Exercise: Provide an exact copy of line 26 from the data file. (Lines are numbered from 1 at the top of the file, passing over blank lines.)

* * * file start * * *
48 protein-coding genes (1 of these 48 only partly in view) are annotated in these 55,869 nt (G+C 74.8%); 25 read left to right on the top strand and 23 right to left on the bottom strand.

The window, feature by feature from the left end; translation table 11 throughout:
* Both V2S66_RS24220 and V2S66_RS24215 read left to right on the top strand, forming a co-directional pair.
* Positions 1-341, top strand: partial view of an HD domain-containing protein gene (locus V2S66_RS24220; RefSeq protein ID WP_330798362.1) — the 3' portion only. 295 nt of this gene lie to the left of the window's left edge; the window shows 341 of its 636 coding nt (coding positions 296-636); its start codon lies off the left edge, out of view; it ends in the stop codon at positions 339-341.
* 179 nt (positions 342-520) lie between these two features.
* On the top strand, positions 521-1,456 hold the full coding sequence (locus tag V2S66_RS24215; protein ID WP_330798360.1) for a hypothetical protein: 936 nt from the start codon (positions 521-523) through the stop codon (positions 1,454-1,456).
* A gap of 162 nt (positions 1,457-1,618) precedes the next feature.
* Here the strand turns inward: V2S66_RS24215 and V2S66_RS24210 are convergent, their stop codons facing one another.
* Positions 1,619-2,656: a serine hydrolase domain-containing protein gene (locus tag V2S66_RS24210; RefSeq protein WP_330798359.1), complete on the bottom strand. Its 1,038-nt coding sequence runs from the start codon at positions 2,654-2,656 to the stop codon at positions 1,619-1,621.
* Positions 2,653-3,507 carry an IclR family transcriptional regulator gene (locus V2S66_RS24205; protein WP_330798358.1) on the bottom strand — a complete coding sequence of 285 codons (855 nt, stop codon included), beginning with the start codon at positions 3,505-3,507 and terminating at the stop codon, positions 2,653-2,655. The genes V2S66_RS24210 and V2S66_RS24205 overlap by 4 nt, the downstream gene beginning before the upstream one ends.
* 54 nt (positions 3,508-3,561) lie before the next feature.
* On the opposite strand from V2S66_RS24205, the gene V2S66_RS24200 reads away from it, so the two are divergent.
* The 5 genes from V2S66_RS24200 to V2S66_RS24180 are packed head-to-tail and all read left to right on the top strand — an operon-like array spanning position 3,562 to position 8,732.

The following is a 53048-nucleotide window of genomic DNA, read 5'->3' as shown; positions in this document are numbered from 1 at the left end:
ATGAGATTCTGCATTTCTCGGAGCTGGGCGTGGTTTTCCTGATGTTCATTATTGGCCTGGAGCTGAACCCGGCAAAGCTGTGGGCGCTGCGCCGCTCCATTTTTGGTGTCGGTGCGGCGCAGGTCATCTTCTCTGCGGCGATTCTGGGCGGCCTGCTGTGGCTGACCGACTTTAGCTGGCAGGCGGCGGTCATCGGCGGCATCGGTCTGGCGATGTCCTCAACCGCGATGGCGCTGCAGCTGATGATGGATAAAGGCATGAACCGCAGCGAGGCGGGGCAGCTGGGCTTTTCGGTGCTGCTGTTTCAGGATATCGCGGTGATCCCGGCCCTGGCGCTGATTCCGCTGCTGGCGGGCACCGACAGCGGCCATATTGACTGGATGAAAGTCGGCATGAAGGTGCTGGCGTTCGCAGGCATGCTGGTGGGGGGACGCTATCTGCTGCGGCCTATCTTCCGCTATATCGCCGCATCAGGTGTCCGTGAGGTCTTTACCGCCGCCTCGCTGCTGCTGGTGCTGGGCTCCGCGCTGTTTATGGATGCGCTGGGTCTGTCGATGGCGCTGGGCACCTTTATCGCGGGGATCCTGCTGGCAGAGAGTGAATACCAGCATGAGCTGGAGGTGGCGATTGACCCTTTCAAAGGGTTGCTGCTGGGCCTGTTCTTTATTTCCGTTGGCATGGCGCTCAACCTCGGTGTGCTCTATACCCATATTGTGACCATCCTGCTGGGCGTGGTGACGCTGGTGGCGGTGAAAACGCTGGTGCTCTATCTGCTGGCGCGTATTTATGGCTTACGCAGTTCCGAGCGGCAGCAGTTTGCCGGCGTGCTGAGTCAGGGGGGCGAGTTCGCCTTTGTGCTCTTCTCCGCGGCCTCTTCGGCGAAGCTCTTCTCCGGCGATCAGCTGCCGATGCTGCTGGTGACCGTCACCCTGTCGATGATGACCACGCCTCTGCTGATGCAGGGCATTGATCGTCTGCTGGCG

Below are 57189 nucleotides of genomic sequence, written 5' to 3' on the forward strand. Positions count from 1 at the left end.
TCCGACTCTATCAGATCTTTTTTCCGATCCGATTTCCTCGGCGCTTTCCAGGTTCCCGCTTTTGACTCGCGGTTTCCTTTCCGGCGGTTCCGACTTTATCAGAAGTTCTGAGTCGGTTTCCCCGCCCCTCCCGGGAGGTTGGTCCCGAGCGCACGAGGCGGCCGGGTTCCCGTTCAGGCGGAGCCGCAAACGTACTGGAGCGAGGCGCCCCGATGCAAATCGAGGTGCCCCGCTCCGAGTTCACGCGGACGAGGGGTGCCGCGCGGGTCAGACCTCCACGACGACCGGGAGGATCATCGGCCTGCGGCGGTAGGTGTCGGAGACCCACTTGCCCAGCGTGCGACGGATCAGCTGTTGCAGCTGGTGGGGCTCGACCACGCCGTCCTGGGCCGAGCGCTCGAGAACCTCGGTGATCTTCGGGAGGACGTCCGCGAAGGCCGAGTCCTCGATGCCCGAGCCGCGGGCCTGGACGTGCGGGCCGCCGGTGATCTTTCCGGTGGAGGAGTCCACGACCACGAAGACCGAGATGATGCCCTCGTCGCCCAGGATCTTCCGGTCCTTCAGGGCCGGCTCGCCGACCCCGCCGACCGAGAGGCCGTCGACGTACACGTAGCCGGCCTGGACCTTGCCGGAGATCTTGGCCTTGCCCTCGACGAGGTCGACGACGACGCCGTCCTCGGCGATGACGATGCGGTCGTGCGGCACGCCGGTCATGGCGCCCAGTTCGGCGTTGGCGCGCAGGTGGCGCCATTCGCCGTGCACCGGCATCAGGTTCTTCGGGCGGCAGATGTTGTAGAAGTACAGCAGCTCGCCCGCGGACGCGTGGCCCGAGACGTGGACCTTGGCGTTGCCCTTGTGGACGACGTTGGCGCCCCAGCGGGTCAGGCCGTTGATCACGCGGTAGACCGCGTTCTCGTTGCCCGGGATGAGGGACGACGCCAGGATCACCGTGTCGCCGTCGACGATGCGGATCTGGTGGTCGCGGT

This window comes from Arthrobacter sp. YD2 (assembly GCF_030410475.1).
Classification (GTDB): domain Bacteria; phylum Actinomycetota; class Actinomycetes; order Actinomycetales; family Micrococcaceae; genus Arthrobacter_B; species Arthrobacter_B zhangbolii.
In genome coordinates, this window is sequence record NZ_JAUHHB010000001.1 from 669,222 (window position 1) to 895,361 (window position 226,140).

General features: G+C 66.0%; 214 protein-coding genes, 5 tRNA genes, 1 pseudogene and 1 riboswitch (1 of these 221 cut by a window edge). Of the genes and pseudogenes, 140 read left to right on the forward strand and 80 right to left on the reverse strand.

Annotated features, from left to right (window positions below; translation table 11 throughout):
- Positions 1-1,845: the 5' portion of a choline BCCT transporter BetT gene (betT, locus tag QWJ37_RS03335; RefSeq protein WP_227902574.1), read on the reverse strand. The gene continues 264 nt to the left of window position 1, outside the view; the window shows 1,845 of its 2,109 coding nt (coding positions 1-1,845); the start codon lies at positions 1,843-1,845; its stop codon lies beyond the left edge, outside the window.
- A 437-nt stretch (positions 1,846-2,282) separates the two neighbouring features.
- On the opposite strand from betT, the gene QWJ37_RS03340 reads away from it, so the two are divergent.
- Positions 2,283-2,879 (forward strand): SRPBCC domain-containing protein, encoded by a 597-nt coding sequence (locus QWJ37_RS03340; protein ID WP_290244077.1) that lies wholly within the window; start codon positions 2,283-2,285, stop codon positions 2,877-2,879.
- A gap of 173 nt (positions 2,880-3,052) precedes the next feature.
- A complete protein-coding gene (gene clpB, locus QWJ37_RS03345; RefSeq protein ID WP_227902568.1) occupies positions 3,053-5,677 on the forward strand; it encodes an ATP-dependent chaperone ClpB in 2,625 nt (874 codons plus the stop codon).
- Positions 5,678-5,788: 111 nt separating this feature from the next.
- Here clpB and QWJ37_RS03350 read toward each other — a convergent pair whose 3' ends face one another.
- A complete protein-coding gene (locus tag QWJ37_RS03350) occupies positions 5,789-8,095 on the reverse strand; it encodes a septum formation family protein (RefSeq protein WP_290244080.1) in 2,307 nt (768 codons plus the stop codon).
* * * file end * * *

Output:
- Positions 2,283-2,879 (forward strand): SRPBCC domain-containing protein, encoded by a 597-nt coding sequence (locus QWJ37_RS03340; protein ID WP_290244077.1) that lies wholly within the window; start codon positions 2,283-2,285, stop codon positions 2,877-2,879.